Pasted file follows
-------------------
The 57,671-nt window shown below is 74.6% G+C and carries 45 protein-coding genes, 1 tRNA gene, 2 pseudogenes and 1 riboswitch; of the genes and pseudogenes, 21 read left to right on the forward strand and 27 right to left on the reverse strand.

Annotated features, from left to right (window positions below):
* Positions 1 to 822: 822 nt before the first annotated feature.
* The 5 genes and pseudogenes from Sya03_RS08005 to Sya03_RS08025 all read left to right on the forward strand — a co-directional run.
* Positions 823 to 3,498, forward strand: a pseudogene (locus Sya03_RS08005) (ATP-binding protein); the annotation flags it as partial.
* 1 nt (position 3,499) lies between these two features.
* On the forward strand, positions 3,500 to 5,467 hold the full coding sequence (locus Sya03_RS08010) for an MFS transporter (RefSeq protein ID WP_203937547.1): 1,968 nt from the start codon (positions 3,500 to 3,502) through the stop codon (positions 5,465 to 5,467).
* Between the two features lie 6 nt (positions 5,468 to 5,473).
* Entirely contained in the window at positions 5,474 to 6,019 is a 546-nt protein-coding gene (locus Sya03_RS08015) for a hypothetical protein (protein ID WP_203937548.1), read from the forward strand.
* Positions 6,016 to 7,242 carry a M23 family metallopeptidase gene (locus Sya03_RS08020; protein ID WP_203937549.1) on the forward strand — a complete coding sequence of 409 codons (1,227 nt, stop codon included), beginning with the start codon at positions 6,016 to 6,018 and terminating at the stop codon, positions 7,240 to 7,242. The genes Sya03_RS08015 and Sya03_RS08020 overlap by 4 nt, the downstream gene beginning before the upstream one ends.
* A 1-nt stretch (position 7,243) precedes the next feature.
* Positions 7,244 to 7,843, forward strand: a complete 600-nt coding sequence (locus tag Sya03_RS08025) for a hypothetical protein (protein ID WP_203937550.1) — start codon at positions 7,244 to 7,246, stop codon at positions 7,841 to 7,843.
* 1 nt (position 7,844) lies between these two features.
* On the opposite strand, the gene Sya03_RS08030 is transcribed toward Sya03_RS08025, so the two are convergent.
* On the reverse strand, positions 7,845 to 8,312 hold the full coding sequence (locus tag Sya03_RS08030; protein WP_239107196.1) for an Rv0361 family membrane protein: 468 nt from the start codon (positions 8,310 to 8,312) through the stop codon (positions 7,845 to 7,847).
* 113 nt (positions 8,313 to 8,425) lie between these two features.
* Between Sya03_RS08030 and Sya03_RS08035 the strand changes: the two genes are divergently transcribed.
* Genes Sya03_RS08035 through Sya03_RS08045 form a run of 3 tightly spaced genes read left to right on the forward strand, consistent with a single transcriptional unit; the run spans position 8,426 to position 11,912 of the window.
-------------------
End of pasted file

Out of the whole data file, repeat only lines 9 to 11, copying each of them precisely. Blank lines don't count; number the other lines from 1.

* Entirely contained in the window at positions 5,474 to 6,019 is a 546-nt protein-coding gene (locus Sya03_RS08015) for a hypothetical protein (protein ID WP_203937548.1), read from the forward strand.
* Positions 6,016 to 7,242 carry a M23 family metallopeptidase gene (locus Sya03_RS08020; protein ID WP_203937549.1) on the forward strand — a complete coding sequence of 409 codons (1,227 nt, stop codon included), beginning with the start codon at positions 6,016 to 6,018 and terminating at the stop codon, positions 7,240 to 7,242. The genes Sya03_RS08015 and Sya03_RS08020 overlap by 4 nt, the downstream gene beginning before the upstream one ends.
* A 1-nt stretch (position 7,243) precedes the next feature.